The S&P/TSX composite continued its rally Friday, rising more than 120 points and closing above 20,000 points for the first time since late August, while U.S. markets also rose.
The S&P/TSX composite index was up 121.15 points at 20,111.51.
In New York, the Dow Jones industrial average was up 32.49 points at 33,747.86. The S&P 500 index was up 36.56 points at 3,992.93,while the Nasdaq composite was up 209.18 points at 11,323.33
The markets could have pulled back after an incredible rally Thursday that saw the Dow rise by more than 1,200 points and the S&P/TSX gain almost 650 points, but some continued good news is buoying indexes instead, said Angelo Kourkafas, investment strategist at Edward Jones.
For example, China eased some of its COVID-19 restrictions Friday.
“That will help the economic recovery and economic reopening, and that’s why commodity prices are acting positively as well, because China is a major commodity consumer,” he said. “So any news of the country announcing measures to reduce the negative impact of zero COVID policy, that is an incremental positive for the markets.”
Meanwhile, Russians withdrew from Kherson, a potentially positive signal for the war in Ukraine which has contributed to uncertainty for months on end.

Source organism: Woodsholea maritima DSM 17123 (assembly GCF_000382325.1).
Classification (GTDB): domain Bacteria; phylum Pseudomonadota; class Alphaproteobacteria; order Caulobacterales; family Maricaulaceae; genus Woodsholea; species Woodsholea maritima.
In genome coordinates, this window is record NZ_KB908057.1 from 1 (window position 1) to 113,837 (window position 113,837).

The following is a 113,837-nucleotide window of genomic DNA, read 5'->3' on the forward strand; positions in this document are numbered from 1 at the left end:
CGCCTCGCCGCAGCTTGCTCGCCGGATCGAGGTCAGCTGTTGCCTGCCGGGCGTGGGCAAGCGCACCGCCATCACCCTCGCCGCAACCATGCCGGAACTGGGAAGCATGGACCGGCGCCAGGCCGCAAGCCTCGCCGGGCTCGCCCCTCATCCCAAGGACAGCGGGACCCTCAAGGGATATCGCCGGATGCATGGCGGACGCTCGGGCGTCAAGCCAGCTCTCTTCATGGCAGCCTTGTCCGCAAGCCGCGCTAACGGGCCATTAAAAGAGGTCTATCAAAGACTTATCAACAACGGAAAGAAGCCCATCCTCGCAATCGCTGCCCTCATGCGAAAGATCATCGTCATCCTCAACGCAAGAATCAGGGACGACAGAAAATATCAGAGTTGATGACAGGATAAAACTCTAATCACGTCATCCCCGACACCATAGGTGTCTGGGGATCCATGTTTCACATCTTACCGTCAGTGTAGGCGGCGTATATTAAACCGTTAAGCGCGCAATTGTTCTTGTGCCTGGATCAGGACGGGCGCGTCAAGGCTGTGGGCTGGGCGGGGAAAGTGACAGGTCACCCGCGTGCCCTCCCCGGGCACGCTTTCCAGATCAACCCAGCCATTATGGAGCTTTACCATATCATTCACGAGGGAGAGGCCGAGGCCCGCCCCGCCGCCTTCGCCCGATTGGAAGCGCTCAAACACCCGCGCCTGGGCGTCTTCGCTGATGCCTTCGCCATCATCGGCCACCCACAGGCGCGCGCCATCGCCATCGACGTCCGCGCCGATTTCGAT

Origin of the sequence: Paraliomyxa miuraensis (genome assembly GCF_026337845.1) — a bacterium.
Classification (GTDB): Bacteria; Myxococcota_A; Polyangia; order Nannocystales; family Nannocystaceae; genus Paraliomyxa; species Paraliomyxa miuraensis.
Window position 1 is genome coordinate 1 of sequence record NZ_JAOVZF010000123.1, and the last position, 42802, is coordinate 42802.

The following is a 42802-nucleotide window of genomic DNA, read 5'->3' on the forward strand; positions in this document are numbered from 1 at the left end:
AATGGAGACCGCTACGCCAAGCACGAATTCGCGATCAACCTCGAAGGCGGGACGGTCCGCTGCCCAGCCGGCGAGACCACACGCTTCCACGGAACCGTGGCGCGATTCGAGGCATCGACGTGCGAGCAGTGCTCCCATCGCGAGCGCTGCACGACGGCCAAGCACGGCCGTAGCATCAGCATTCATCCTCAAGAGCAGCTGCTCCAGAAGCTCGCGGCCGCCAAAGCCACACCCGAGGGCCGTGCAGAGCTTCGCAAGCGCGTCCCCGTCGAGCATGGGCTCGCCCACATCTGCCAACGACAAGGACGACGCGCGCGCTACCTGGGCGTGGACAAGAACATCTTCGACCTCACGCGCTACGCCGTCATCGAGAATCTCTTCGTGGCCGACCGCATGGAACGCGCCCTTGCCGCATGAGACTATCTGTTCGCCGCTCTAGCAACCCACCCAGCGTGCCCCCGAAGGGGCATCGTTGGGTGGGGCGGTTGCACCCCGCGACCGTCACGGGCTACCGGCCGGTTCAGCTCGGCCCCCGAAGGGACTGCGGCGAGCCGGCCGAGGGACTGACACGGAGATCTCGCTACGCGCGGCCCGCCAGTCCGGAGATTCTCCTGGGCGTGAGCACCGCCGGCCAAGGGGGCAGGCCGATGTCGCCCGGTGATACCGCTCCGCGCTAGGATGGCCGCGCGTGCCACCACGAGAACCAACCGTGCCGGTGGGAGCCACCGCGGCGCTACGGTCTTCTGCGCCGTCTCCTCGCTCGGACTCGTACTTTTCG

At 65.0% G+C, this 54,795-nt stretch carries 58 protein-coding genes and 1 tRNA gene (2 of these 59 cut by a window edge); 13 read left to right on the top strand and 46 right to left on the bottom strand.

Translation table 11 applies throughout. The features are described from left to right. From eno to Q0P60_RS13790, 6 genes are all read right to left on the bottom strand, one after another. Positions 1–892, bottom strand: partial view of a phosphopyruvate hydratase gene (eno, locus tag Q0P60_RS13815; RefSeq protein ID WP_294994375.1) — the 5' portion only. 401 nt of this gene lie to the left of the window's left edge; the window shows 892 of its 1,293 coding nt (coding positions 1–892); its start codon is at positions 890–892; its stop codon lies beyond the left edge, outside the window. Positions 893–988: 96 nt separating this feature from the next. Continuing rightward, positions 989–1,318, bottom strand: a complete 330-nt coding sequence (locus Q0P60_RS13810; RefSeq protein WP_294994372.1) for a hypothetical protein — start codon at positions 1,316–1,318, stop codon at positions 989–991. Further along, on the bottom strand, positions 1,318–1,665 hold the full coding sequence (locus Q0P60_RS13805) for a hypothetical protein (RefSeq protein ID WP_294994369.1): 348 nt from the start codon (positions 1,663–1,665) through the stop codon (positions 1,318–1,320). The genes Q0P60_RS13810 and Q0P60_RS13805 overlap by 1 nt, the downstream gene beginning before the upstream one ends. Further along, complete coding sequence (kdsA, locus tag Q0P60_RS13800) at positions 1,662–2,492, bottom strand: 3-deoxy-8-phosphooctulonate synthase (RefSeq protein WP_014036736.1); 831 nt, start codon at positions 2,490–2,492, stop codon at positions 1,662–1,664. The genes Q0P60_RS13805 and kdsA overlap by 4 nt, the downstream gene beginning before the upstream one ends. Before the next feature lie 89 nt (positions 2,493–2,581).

The combination of those two good-news stories likely contributed to why the market didn’t pull back from its gains Friday, said Kourkafas.
The Canadian dollar traded for 74.40 cents US, according to XE.com, compared with 74.75 cents US on Thursday.
But the markets are also still rising on the inflation data from Thursday that triggered those gains in the first place, which was lower than expected, prompting optimism that central banks might start to wind down their rate hikes, said Kourkafas.
The gains Friday are being led by tech, he said, and other growth investments that have been sensitive to continued inflation and rising rates.
“We’re talking about big moves that really were triggered by the lower than expected CPI data. So that was the big catalyst today,” said Kourkafas.
He cautioned that one month doesn’t make a trend, but noted that leading indicators like supply chain pressures and used car prices are all pointing to a downward trend for inflation.
“We still think we are in the midst of a bottoming process, but more so U-shaped recovery instead of a V-shaped recovery.”
The December crude oil contract was up US$2.49 at US$88.96 per barrel and the December natural gas contract was down 36 cents at US$6.23 per mmBTU.
The December gold contract was up US$15.70 at US$1,769.40 an ounce and the December copper contract was up 16 cents at US$3.91 a pound.